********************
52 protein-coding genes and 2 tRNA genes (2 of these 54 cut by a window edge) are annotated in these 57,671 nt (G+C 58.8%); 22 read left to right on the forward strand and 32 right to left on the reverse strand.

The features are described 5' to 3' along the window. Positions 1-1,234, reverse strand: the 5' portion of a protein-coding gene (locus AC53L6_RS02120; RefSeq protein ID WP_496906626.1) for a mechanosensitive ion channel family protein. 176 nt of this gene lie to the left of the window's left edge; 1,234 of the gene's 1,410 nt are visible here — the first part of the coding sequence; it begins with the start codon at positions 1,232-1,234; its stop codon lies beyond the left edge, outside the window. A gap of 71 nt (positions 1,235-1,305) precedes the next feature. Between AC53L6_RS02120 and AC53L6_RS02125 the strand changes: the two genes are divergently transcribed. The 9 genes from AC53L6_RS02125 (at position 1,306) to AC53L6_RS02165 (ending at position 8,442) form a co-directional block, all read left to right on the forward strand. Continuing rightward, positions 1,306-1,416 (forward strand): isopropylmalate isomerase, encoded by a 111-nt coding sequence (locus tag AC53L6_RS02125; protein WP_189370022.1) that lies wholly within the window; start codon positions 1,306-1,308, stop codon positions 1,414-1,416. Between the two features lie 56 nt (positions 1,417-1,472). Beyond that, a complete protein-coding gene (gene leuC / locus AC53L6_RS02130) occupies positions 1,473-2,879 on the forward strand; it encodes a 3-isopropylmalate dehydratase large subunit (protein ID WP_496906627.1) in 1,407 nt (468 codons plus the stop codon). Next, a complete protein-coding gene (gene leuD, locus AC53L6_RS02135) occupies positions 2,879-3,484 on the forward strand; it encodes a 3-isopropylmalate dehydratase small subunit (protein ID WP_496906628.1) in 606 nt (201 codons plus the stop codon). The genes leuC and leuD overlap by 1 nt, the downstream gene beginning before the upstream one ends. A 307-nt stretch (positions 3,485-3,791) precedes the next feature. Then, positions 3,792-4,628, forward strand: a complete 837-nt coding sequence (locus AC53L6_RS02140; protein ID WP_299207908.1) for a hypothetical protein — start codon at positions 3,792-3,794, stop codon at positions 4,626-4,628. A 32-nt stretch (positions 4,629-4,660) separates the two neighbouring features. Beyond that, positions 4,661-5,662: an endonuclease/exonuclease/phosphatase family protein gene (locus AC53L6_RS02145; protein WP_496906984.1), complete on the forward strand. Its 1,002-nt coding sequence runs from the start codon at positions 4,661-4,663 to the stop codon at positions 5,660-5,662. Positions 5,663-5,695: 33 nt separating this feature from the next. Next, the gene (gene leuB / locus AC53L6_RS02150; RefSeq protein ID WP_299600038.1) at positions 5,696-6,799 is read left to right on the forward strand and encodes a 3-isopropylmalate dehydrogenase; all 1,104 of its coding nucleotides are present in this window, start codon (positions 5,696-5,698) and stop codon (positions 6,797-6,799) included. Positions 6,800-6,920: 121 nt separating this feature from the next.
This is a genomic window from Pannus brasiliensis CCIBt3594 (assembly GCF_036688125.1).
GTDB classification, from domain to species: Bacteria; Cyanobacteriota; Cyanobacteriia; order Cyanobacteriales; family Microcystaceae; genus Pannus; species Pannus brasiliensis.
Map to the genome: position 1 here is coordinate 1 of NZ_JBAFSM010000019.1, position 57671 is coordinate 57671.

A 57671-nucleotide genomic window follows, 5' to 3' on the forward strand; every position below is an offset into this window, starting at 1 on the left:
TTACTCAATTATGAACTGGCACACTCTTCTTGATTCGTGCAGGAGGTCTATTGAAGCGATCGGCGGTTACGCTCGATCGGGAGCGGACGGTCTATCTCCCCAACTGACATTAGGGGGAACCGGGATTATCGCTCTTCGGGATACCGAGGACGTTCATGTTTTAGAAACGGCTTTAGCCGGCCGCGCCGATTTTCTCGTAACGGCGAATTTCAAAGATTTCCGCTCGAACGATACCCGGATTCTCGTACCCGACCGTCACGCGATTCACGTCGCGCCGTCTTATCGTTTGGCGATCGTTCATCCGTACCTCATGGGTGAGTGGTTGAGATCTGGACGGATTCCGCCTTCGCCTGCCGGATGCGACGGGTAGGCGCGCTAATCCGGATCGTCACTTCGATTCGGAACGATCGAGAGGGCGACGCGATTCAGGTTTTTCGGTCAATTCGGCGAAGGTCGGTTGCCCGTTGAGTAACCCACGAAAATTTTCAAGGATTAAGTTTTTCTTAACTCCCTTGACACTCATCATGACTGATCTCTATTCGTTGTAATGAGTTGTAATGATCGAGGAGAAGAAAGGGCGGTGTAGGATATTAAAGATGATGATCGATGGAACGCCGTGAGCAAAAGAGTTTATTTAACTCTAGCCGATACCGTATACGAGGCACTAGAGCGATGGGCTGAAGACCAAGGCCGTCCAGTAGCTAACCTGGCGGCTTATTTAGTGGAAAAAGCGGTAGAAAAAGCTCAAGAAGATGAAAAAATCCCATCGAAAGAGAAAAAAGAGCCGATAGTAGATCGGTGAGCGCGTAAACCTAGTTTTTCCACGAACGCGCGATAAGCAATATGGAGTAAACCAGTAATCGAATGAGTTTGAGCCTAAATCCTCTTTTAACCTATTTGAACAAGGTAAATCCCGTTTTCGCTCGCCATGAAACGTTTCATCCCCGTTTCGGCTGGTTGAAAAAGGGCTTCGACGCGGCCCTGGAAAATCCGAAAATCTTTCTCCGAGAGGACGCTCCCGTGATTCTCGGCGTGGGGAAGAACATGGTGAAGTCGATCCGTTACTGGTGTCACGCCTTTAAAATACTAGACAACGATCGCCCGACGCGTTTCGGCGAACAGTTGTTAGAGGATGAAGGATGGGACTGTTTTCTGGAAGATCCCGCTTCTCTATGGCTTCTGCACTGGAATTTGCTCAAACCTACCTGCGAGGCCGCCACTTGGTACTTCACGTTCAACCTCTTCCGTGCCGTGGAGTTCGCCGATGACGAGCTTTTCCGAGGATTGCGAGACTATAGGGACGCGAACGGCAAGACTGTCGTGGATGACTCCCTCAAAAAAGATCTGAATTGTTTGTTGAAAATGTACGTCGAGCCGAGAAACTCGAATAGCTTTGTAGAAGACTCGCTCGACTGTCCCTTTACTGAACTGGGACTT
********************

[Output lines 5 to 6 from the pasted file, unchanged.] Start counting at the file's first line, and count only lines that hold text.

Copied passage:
Map to the genome: position 1 here is coordinate 1 of NZ_JBAFSM010000019.1, position 57671 is coordinate 57671.

A 57671-nucleotide genomic window follows, 5' to 3' on the forward strand; every position below is an offset into this window, starting at 1 on the left: